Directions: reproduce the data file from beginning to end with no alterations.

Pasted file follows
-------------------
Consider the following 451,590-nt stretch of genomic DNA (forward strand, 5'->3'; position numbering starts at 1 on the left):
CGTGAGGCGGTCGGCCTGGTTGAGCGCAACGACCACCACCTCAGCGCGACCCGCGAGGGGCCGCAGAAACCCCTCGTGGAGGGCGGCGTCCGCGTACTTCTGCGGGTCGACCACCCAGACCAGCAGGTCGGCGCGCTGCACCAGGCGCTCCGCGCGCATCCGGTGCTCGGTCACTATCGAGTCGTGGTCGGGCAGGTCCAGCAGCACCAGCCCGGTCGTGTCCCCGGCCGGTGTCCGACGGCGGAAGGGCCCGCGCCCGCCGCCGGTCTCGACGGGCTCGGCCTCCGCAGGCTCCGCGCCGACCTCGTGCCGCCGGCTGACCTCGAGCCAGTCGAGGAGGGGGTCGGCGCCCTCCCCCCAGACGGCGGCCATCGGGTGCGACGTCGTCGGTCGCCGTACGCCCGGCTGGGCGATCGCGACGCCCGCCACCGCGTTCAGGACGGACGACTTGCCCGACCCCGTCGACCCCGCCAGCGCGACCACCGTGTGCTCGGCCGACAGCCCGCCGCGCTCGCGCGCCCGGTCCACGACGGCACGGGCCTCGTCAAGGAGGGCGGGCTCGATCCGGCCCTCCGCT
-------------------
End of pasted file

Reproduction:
Consider the following 451,590-nt stretch of genomic DNA (forward strand, 5'->3'; position numbering starts at 1 on the left):
CGTGAGGCGGTCGGCCTGGTTGAGCGCAACGACCACCACCTCAGCGCGACCCGCGAGGGGCCGCAGAAACCCCTCGTGGAGGGCGGCGTCCGCGTACTTCTGCGGGTCGACCACCCAGACCAGCAGGTCGGCGCGCTGCACCAGGCGCTCCGCGCGCATCCGGTGCTCGGTCACTATCGAGTCGTGGTCGGGCAGGTCCAGCAGCACCAGCCCGGTCGTGTCCCCGGCCGGTGTCCGACGGCGGAAGGGCCCGCGCCCGCCGCCGGTCTCGACGGGCTCGGCCTCCGCAGGCTCCGCGCCGACCTCGTGCCGCCGGCTGACCTCGAGCCAGTCGAGGAGGGGGTCGGCGCCCTCCCCCCAGACGGCGGCCATCGGGTGCGACGTCGTCGGTCGCCGTACGCCCGGCTGGGCGATCGCGACGCCCGCCACCGCGTTCAGGACGGACGACTTGCCCGACCCCGTCGACCCCGCCAGCGCGACCACCGTGTGCTCGGCCGACAGCCCGCCGCGCTCGCGCGCCCGGTCCACGACGGCACGGGCCTCGTCAAGGAGGGCGGGCTCGATCCGGCCCTCCGCT